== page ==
“I felt supported and good about their effort to understand everyone’s situations. I understand it’s really hard (for) Brown because it’s a group of diverse students,” said Song.
Aanya Parikh ’21 agreed with Song that a key part of her transition to remote learning was her professors’ capability to understand and accommodate her having to return to her home country of India. Still, Parikh believes that the University has not done anything “that stood out” to accommodate students.
Parikh expressed frustration with the University’s delayed response to cancel in-person classes, compared to other institutions, as well as not changing the grading policy to a mandatory Satisfactory/No Credit system.
“I found out on Thursday that we had to leave and get out of campus, and I had to book a flight for that Saturday because India was closing its borders,” said Parikh. “I packed in a day and said goodbye to everyone, for who even knows how long.”
Since the start of the pandemic, Associate Dean for International Students Asabe Poloma has been a major point of contact for international students individually to provide support and arrange University financial resources when necessary.
At first, her work focused on helping students who needed to get home, but now she is working with students to adapt to online learning for the rest of the semester, wherever they may be.
Many international students are facing issues relating to Wi-Fi access, connectivity and affordability, which “look very different when we’re talking about it in the U.S. versus abroad,” Poloma said.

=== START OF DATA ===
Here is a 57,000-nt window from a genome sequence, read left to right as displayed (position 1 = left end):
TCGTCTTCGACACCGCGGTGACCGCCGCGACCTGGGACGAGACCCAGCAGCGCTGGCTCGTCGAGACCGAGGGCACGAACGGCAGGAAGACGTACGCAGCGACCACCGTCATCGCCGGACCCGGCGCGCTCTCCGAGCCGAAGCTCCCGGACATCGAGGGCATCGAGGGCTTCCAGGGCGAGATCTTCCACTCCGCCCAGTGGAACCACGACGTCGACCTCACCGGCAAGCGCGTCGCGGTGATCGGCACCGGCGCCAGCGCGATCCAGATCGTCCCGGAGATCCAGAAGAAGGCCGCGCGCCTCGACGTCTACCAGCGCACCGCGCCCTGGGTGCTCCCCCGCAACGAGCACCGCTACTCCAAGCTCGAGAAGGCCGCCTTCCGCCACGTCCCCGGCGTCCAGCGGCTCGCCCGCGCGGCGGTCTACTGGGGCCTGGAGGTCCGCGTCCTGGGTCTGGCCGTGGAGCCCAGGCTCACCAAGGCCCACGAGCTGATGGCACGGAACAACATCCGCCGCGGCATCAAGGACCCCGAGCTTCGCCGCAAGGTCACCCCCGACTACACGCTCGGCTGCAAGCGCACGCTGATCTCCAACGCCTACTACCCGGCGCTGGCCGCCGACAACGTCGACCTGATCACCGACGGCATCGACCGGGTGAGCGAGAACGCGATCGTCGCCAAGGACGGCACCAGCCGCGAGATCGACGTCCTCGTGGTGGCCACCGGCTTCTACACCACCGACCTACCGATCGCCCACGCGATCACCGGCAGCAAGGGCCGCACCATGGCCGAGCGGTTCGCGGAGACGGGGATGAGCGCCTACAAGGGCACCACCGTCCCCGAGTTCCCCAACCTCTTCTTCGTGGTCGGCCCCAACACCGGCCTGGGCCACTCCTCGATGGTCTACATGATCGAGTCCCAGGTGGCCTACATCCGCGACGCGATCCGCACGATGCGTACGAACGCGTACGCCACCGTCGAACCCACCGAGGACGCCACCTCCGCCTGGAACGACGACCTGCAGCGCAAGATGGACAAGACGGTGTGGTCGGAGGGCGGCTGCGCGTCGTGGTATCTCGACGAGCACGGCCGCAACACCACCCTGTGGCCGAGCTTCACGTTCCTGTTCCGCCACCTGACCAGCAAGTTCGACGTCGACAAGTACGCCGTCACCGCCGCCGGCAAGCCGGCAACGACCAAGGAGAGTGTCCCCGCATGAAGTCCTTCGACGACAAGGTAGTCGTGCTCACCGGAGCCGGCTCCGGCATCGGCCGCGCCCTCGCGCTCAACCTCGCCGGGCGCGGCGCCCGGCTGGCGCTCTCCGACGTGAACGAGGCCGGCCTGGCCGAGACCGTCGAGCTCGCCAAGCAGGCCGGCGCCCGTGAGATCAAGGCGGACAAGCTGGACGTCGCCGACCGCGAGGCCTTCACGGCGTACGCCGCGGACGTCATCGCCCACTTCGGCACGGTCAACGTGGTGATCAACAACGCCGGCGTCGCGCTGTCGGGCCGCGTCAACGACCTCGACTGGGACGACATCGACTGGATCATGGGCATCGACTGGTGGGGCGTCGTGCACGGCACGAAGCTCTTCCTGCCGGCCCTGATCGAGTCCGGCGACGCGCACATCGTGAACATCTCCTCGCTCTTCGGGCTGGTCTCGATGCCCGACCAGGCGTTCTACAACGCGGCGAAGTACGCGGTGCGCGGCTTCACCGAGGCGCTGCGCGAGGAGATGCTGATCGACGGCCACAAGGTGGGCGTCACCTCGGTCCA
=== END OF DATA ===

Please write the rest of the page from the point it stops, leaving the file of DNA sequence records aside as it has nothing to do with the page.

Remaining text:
“What (Wi-Fi) access looks like to a student in rural Alabama or a Navajo reservation in the U.S. is similar in very interesting, intersectional ways for an international student who finds himself back home in Pakistan and is saying, ‘There is no way I can do a Zoom lecture on a mobile data plan,’” she added.
Taking classes late at night raises connectivity problems, Huang said. The Wi-Fi in her Beijing apartment building is slower late at night, which can make it hard for Huang to complete her coursework.
During a live-time Canvas quiz for her Italian class, the internet crashed and she was unable to complete her work. While the instructor was accommodating, Huang was “freaking out,” she said.
Staying in touch
While living in other countries and time zones poses unique challenges to students’ academic experience, social time has also been greatly impacted.
Now at home under lockdown in Bordeaux, France, Mathilde Barland ’21 is in a strange situation — between boarding school and college, she has been living away from home for eight years, five of which were spent abroad. “It feels weird, and it just doesn’t feel like home anymore,” she said.
Barland wonders when she’ll next be able to return to remote semester the U.S. “All my stuff is in the U.S. I only have one suitcase with me” in France, she said. “I have people close to me in the U.S. Being so far and not being able to be close to them and support them is really difficult.”
Song and Parikh also expressed concerns and uncertainty about being able to stay in touch with friends.
“While I am sleeping they’re awake, and now, when I wake up they’re asleep,” Song said. “So we only have this two-hour period in the day where we can text and call, unless one person stays awake till four.”
“I am international, I have friends from every single corner of the world,” said Parikh. This makes it even harder for her and her friends to coordinate a time when they would be able to get some sort of group interaction.
And connection to friends is what makes other difficulties more manageable, Wei said.
Wei believes that staying connected with people helps him normalize his situation. “It is a great reminder that school is still going on and other people are doing work so you should probably get back to your problem set now,” he said.
Originally Publish at: https://www.browndailyherald.com/